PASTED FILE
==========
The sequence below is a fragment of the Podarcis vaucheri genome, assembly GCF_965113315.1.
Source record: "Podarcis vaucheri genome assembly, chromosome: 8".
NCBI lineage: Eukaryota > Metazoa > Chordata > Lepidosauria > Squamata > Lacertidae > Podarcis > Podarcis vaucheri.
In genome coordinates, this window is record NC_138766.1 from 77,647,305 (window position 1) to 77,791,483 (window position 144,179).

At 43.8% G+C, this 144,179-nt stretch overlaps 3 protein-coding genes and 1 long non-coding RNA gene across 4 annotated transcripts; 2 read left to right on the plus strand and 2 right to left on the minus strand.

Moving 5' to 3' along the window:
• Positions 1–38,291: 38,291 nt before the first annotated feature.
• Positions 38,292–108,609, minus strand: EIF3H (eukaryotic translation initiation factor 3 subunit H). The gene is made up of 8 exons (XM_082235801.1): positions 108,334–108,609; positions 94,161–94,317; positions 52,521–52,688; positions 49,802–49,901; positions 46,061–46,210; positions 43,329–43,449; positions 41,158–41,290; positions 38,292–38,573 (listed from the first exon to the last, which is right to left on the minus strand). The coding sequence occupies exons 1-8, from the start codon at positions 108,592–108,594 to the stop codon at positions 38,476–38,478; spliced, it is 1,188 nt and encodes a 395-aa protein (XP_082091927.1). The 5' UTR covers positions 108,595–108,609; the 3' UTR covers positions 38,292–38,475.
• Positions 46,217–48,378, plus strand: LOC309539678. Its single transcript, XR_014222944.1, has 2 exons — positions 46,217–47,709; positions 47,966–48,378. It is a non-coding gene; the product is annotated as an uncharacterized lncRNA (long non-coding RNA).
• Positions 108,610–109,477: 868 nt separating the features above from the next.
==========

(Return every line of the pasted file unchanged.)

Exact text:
The sequence below is a fragment of the Podarcis vaucheri genome, assembly GCF_965113315.1.
Source record: "Podarcis vaucheri genome assembly, chromosome: 8".
NCBI lineage: Eukaryota > Metazoa > Chordata > Lepidosauria > Squamata > Lacertidae > Podarcis > Podarcis vaucheri.
In genome coordinates, this window is record NC_138766.1 from 77,647,305 (window position 1) to 77,791,483 (window position 144,179).

At 43.8% G+C, this 144,179-nt stretch overlaps 3 protein-coding genes and 1 long non-coding RNA gene across 4 annotated transcripts; 2 read left to right on the plus strand and 2 right to left on the minus strand.

Moving 5' to 3' along the window:
• Positions 1–38,291: 38,291 nt before the first annotated feature.
• Positions 38,292–108,609, minus strand: EIF3H (eukaryotic translation initiation factor 3 subunit H). The gene is made up of 8 exons (XM_082235801.1): positions 108,334–108,609; positions 94,161–94,317; positions 52,521–52,688; positions 49,802–49,901; positions 46,061–46,210; positions 43,329–43,449; positions 41,158–41,290; positions 38,292–38,573 (listed from the first exon to the last, which is right to left on the minus strand). The coding sequence occupies exons 1-8, from the start codon at positions 108,592–108,594 to the stop codon at positions 38,476–38,478; spliced, it is 1,188 nt and encodes a 395-aa protein (XP_082091927.1). The 5' UTR covers positions 108,595–108,609; the 3' UTR covers positions 38,292–38,475.
• Positions 46,217–48,378, plus strand: LOC309539678. Its single transcript, XR_014222944.1, has 2 exons — positions 46,217–47,709; positions 47,966–48,378. It is a non-coding gene; the product is annotated as an uncharacterized lncRNA (long non-coding RNA).
• Positions 108,610–109,477: 868 nt separating the features above from the next.